A multivalent consideration of physical contact, the word “tocatta” both originates from an Italian form of “to touch” and refers to a musical composition designed to showcase the performer’s refined techniques. The reparative film is set to the opening section of Johann Sebastian Bach’s Toccata and Fuge in D Minor, one of the German composer’s most recognized works. Because of its discordant runs, the musical piece historically has been used in horror films, like Rouben Mamoulian’s Dr. Jekyll and Mr. Hyde (1931), Terence Fischer’s The Phantom of the Opera (1962), and Norman Jewison’s dystopic Rollerball (1975).

Written for organ, the eerie composition adds a foreboding element to the film. The dramatic piece explores “the nature of time, the relentless violence of entropy and creative energy and its relationship to music itself,” the London-based creative studio writes in a statement. Another nod to the iconic composer, the dark, opening scenes are shots from Eisenach, Germany, where Bach was born and lived for the first few years of his life.

To dive further into Optical Arts’ productions, head to Vimeo and Instagram. (via The Morning News)

Update: A previous version of this article incorrectly identified the film as a CGI animation.

 

 

 



Craft

Mossy Mazes and Dense Forests Embroidered into Textured Landscapes by Litli Ulfur

July 1, 2020

Grace Ebert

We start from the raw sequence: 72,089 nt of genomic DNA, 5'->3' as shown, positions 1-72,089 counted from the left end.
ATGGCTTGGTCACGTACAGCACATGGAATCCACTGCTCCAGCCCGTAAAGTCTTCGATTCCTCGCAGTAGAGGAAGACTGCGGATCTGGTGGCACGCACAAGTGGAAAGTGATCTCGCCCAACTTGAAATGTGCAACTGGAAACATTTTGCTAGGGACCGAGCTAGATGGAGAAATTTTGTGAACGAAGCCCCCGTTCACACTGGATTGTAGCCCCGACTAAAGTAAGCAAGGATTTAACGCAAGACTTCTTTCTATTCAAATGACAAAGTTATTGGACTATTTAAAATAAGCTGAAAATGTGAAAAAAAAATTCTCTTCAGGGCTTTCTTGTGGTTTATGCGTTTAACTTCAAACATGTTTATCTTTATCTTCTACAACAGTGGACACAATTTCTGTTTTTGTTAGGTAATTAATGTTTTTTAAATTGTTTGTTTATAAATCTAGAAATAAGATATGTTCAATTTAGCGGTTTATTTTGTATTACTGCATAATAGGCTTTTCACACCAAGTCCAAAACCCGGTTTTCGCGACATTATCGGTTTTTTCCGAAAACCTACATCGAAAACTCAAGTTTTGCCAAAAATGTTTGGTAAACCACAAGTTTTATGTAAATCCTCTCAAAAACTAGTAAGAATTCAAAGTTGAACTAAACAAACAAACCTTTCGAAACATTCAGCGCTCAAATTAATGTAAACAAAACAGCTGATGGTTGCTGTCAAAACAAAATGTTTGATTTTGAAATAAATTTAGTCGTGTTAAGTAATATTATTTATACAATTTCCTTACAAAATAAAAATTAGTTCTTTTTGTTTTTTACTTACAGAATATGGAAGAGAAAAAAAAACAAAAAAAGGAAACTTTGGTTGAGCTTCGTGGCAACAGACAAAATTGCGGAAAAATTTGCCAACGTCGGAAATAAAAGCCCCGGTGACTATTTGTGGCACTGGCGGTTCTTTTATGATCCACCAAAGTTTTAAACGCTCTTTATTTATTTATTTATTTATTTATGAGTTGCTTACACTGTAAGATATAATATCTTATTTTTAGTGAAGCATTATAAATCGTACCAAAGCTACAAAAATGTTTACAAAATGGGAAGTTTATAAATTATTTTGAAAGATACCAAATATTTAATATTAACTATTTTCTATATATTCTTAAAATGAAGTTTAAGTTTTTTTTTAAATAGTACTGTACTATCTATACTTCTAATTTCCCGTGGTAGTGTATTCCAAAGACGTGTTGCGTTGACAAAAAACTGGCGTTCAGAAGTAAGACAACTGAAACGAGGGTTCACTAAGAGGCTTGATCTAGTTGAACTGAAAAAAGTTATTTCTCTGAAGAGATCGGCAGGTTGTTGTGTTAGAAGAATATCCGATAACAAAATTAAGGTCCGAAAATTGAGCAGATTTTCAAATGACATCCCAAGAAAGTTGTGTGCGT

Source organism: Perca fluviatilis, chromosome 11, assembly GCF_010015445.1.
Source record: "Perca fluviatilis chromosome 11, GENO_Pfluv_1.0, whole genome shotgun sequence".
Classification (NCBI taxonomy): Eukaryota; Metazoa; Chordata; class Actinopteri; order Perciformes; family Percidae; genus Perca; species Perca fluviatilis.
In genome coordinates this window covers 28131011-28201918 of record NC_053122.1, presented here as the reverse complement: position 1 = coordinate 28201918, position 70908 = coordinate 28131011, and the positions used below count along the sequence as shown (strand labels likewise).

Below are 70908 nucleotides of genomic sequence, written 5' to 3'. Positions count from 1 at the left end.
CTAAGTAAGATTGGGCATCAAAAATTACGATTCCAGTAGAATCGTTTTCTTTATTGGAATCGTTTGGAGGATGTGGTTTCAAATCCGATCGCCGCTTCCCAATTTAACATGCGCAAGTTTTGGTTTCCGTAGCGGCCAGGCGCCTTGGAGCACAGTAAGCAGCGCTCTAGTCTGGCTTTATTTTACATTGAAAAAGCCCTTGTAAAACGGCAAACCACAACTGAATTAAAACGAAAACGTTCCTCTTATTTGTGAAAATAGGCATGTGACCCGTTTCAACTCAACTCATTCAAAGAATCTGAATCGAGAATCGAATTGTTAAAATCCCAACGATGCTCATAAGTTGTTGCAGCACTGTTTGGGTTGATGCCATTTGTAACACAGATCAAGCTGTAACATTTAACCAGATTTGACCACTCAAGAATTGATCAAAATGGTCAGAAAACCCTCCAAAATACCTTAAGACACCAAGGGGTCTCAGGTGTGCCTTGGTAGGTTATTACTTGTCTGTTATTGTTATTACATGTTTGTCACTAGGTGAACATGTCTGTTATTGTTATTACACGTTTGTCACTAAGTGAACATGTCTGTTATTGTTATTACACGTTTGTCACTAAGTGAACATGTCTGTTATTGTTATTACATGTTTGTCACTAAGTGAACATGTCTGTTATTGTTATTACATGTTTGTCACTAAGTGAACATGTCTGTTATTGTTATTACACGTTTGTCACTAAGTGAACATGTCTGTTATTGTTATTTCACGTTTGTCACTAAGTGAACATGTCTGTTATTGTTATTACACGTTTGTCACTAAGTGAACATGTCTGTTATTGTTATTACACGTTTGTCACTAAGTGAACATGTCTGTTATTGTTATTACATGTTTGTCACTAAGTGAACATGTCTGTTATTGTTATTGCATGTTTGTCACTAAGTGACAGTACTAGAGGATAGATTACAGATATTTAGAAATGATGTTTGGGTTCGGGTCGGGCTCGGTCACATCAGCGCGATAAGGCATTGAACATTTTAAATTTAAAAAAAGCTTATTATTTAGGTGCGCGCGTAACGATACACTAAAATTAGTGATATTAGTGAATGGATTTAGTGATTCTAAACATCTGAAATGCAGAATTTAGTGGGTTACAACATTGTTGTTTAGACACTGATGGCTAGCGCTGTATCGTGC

“The Inside,” 10 inches. All images © Litli Ulfur, shared with permission

Through a luxuriant series of embroideries, Litli Ulfur translates thick landscapes into lush entanglements of brown and green stitches. The abstract forms consider the intricacies of nature through an aerial perspective, contrasting micro- and macro-views in every inch. Each piece is created organically and uniquely, ensuring no two are alike.

The textured works are inspired by natural sources, like jungly forests and the human nervous system, that are reflected through French knots, tufts, and flat patches. “I was struck by certain similarities between the two—some of the trees in these forests (including oaks and beeches) were confusingly similar to the structure of human neurons. Their branches and roots bent in various directions creating a huge endless network,” she writes on Instagram about creating “The Inside.”

In a note to Colossal, Ulfur says her process begins with immersing herself in natural settings for a full sensory experience. “I celebrate this moment—being completely aware of it is crucial. I open myself up so I can consciously connect with it. I smell the scent, color. I feel the texture, experience the sound and taste,” she says. “Being alone with nature is really important to me. It gives me space to reflect on why I do what I do and feel what I feel.”

 

“Awake,” 10 inches

“Connection,” 10 inches

“The Tide,” 9 × 6.3 inches

“Connection,” 10 inches

“The Inside,” 10 inches

 

 



Music

An Open Pipeline Echoes This Inventive Saxophonist’s Notes in Perfectly Tuned Accompaniment

June 30, 2020

Grace Ebert

Saxophonist Armin Küpper has mastered the effects of live looping without the necessary equipment to record and replay tracks. Instead, the musician heads to a nearby site storing a lengthy pipeline and positions his bell near the opening. As he plays, the delayed notes echo back in perfect pitch, creating an polyphony as he blares out the next line. Check out more of Küpper’s tunes below, and head to YouTube to keep up with his inventive performances. (via Laughing Squid)

 

 

 



Art

Ornate Fabrics Cloak Models in Disquieting Portraits by Artist Markus Åkesson

June 30, 2020

Grace Ebert

“The Grove” (2020), oil on canvas, 180 x 140 centimeters. All images © Markus Åkesson, shared with permission